It’s a manufactured and even saccharin, holiday, sure, but Valentine’s Day can also be a time to reflect on and appreciate the romantic relationships in our lives, to find a few hours to celebrate the person or people we love, and, possibly, if we are so fortunate, to have sex.
But what does cannabis have to do with all this?
As we know, CBD oil has proven health benefits with no side effects in treating medical conditions such as anxiety and depression, forms of epilepsy, sleep issues, for pain management of chronic pain, help with our immune system, and as an anti-inflammatory.
But recently, more and more researchers are starting to look at CBD’s sexual benefits.
Cannabis has long been taken as an aphrodisiac for enhancing sex due to the psychoactive effect of THC (tetrahydrocannabinol), the mind-altering compound in the marijuana plant that can result in what many report as extremely mind-blowing, primal sex. But with the increasing popularity of CBD oil and CBD products, you may be wondering does CBD work for sex, too?
The short answer is yes.
THC and CBD (cannabidiol) are different in that CBD doesn’t get you high because it’s a natural phytocannabinoid compound in the cannabis plant that interacts with our body’s own natural endocannabinoid system. This is the system that buddies up with our nervous system to regulate things like appetite, sleep, mood, pain and pleasure—the last three being most relevant to our sexual experience.
How it works for sexual pleasure and enhancement is that cannabidiol CBD helps release our ”happy hormones” (serotonin and dopamine), which help us relax and get in the mood for sex. Then CBD gets our endocannabinoid system cell receptors and nervous system tingling and in tune to increase our pleasure response.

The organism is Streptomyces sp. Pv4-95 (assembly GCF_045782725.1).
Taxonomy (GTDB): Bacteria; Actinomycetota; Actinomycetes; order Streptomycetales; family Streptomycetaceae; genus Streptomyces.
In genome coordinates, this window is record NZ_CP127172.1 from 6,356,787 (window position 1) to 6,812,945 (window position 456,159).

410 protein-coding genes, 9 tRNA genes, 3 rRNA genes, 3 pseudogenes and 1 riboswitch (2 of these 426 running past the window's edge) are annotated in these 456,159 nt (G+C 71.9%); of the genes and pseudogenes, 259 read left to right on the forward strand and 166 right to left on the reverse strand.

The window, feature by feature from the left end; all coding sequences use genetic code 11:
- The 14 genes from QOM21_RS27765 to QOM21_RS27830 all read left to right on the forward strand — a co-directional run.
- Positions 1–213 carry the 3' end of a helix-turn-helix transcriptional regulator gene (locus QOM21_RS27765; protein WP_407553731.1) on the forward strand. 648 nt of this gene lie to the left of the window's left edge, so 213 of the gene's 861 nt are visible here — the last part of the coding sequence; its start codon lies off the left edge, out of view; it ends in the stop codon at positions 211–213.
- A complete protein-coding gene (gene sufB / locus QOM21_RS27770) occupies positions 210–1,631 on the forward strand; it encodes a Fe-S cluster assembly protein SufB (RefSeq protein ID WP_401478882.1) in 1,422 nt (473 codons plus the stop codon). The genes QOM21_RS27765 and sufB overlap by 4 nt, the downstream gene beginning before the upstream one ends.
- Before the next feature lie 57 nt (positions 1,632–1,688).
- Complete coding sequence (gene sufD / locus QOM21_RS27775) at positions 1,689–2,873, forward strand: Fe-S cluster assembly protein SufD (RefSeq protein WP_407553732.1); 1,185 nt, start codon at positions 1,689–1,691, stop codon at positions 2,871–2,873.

CBD’s anti-anxiety, mood enhancing, and pain relieving properties also prep our mind and sexual organs for better sex.
Here’s the good news: Research suggests that CBD works for impotence and erectile dysfunction. How does CBD work? While studies directly examining CBD and erectile dysfunction are still in play, other studies show that CBD improves medical conditions that separately and together have a negative impact on erectile function.
Along with cannabidiol’s ability to help increase blood flow, repair tissue and boost energy, researchers believe a direct connection for CBD oil improving impotence, erectile dysfunction and male performance is promising.
Sexual pain—particularly penetration pain—can be a big issue impacting sexual pleasure for women, especially post-menopausal women who may experience chronic pain from vaginal dryness and thinning of the vaginal wall due to depleted estrogen.
On top of that, changing hormones often result in low libido as well as emotional issues like sexual anxiety. While there are seemingly no direct studies, women anecdotally report that using CBD products helps greatly with all these issues to make sex much more comfortable and pleasurable.
CBD can also help improve blood flow to help stimulate women’s natural lubrication — there are many CBD-rich oils and CBD lubes on the market today to help with less painful and smoother sex.
CBD oil can also help with heightened pleasure at climax thanks to increasing those happy hormones, dopamine and serotonin.
With the exception of sexual lubricants, using CBD oil for sexual benefits is the same as taking it for any ailment or as a mood relaxer. CBD oil comes in tinctures, gel caps, vaporizers, topical creams and edibles. Because of its oily taste, most people prefer to use vaporized CBD oil or capsules, add it to food and drinks, or as take edibles such as CBD gummies. Ask a trusted retailer about dosage.
A few final notes: First, CBD does not take effect immediately, so you will need to experiment with how far ahead of having sex to use it. You should ask your doctor before starting a CBD regimen, particularly if you are taking other medications with which ingestible CBD could interact. And last caveat: When it comes to cannabis lubes — whether CBD or THC options — be careful and cautious as the oil-based versions are often not latex-friendly and may cause condoms to become damaged or break.